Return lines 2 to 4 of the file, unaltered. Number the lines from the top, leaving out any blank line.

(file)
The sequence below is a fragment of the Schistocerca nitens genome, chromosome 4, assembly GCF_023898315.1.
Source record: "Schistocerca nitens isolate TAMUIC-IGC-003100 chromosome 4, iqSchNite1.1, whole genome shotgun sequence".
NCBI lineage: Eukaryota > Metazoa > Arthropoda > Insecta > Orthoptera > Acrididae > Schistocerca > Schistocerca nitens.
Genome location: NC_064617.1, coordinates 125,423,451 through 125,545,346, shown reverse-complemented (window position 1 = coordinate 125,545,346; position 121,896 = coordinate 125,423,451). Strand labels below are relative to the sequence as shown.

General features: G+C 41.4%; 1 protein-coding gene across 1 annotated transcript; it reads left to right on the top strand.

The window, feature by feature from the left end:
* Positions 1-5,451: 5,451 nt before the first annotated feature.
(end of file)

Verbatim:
Source record: "Schistocerca nitens isolate TAMUIC-IGC-003100 chromosome 4, iqSchNite1.1, whole genome shotgun sequence".
NCBI lineage: Eukaryota > Metazoa > Arthropoda > Insecta > Orthoptera > Acrididae > Schistocerca > Schistocerca nitens.
Genome location: NC_064617.1, coordinates 125,423,451 through 125,545,346, shown reverse-complemented (window position 1 = coordinate 125,545,346; position 121,896 = coordinate 125,423,451). Strand labels below are relative to the sequence as shown.